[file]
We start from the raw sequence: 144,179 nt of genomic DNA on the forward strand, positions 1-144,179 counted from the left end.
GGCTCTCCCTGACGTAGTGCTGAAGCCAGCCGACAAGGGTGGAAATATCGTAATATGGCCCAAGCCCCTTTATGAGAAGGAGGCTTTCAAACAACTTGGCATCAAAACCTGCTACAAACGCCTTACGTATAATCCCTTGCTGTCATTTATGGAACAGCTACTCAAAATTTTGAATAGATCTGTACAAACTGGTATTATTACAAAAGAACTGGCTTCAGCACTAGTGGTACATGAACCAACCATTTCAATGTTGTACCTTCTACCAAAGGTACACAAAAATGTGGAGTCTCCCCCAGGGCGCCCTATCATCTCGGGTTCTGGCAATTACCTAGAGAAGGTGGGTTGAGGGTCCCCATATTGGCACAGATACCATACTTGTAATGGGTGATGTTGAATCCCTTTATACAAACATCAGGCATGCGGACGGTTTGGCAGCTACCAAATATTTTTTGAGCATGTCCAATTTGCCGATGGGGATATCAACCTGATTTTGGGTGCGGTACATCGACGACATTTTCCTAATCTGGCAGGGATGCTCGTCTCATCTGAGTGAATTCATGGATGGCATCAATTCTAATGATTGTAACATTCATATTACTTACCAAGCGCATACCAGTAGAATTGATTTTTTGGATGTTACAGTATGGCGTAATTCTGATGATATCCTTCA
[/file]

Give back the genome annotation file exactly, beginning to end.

We start from the raw sequence: 144,179 nt of genomic DNA on the forward strand, positions 1-144,179 counted from the left end.
GGCTCTCCCTGACGTAGTGCTGAAGCCAGCCGACAAGGGTGGAAATATCGTAATATGGCCCAAGCCCCTTTATGAGAAGGAGGCTTTCAAACAACTTGGCATCAAAACCTGCTACAAACGCCTTACGTATAATCCCTTGCTGTCATTTATGGAACAGCTACTCAAAATTTTGAATAGATCTGTACAAACTGGTATTATTACAAAAGAACTGGCTTCAGCACTAGTGGTACATGAACCAACCATTTCAATGTTGTACCTTCTACCAAAGGTACACAAAAATGTGGAGTCTCCCCCAGGGCGCCCTATCATCTCGGGTTCTGGCAATTACCTAGAGAAGGTGGGTTGAGGGTCCCCATATTGGCACAGATACCATACTTGTAATGGGTGATGTTGAATCCCTTTATACAAACATCAGGCATGCGGACGGTTTGGCAGCTACCAAATATTTTTTGAGCATGTCCAATTTGCCGATGGGGATATCAACCTGATTTTGGGTGCGGTACATCGACGACATTTTCCTAATCTGGCAGGGATGCTCGTCTCATCTGAGTGAATTCATGGATGGCATCAATTCTAATGATTGTAACATTCATATTACTTACCAAGCGCATACCAGTAGAATTGATTTTTTGGATGTTACAGTATGGCGTAATTCTGATGATATCCTTCA